Ruby Leung, E3SM chief scientist.
Ruby Leung, E3SM chief scientist.

The Earth was apparently losing water.

Ruby Leung, a scientist from the U.S. Department of Energy’s (DOE) Pacific Northwest National Laboratory (PNNL), and her team were baffled by their results. “We were seeing the sea level decreasing at an alarming rate,” she said.

Fortunately, they were only looking at a virtual Earth. They quickly realized there were errors in the earth system computer model they were developing. Scientists use these computer programs to visualize the present and see into the future, and they need to come as close as possible to modeling how Earth’s systems function in real life. Because the real Earth cycles water but never loses it, neither should the model.

Identifying the problem was simple. Fixing it wasn’t. There are hundreds of variables in the model that could affect its water cycle. Pinpointing the exact one and changing it without creating another inaccuracy can take hours or days of work. In this instance, the model wasn’t sending all the water runoff fluxes from the land into the ocean. In addition, the atmospheric model was losing a very tiny amount of water at each time step, which added up quite a lot. To fix the problem, Leung and colleagues changed the model to conserve water.

Solving this problem was just one of the many challenges the team faced as they developed DOE’s new software: the Energy Exascale Earth System Model (E3SM). By representing many of Earth’s systems and interactions in greater detail than ever before, they hope to help scientists better understand our planet today and in the future.


The E3SM project involves more than 100 scientists and engineers at multiple DOE national laboratories and universities, along with DOE programmatic contributions and collaborations. Process understanding provided by ASR, for example, helped constrain and guide researchers as they developed parameterizations of clouds and aerosols. Phase 2 of E3SM is expected to incorporate products developed under projects for the Climate Model Development and Validation (CMDV) activity, which is tasked to improve earth system model design and to develop scale-aware physics for earth systems and enhance model validation methods. Several of these projects require collaboration between E3SM, ASR, and the Atmospheric Radiation Measurement (ARM) user facility.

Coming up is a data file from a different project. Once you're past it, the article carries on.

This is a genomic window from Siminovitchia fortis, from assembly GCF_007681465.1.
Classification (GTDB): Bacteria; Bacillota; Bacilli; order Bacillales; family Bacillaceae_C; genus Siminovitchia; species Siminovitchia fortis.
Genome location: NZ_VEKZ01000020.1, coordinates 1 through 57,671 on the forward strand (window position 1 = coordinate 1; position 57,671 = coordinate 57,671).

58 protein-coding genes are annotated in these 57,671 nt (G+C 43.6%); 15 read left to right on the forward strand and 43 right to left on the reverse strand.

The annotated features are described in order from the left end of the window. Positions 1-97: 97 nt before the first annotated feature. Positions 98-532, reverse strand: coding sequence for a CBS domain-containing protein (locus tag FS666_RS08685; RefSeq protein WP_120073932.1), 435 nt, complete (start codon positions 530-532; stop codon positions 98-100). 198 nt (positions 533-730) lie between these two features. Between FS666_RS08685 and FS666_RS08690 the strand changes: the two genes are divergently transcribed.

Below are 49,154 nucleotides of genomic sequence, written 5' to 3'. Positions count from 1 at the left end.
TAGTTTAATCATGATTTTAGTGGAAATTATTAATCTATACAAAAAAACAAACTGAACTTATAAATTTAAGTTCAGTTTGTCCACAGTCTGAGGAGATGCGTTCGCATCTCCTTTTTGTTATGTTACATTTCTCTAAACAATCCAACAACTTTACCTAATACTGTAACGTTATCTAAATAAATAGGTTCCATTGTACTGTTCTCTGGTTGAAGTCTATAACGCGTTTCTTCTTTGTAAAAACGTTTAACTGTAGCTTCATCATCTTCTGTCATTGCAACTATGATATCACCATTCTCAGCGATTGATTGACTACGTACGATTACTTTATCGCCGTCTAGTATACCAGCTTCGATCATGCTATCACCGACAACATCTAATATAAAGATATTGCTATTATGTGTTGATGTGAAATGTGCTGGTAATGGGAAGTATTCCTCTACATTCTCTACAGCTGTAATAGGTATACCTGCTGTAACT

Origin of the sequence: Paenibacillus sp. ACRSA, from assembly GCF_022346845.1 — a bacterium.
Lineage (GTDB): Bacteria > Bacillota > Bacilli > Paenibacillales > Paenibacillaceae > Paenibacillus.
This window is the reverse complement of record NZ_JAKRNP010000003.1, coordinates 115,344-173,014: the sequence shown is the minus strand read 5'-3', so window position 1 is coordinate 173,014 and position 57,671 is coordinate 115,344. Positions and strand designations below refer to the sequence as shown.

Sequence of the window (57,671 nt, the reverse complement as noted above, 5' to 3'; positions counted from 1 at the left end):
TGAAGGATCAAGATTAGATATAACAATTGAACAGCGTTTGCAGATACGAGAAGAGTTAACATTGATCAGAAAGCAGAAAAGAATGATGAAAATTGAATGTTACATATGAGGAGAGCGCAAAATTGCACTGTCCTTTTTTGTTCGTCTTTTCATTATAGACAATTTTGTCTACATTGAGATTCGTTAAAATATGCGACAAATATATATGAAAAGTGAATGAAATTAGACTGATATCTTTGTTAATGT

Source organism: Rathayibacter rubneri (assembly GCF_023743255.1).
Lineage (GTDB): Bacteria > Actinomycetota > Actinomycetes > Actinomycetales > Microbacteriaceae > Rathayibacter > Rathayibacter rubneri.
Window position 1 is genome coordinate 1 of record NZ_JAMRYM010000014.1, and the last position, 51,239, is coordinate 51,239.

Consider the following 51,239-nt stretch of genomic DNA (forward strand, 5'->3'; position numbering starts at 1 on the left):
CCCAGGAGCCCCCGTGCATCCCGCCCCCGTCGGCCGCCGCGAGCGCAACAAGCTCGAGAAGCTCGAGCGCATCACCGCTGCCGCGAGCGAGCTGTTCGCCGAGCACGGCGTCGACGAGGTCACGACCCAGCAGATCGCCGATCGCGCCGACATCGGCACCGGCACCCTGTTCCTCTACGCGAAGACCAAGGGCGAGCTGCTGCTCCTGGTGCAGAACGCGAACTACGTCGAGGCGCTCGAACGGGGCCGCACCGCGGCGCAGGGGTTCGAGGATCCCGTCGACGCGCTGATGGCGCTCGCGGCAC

Understanding a Changing Earth

Earth always has been and always will be changing. But human activities are accelerating those changes, and there is general agreement that global temperatures are rising. While scientists can broadly predict how rising temperatures will affect our world, policy-makers and planners need to understand what will happen to individual cities and states. That’s where earth system models come into play.

2017 E3SM team photo.
2017 E3SM team photo.

DOE is interested in understanding how energy production could affect Earth’s systems and vice versa. While energy production can accelerate climate change, rising temperatures can also affect energy production and use. A lack of water can reduce a hydropower plant’s output or limit water available for cooling nuclear plants.

"DOE and its predecessors have always had a mission to understand the environmental consequences of energy production and use," said David Bader, a scientist at DOE's Lawrence Livermore National Laboratory and E3SM team lead. "We know that the climate and Earth system is not stationary. It changes. We need a way to understand the interactions."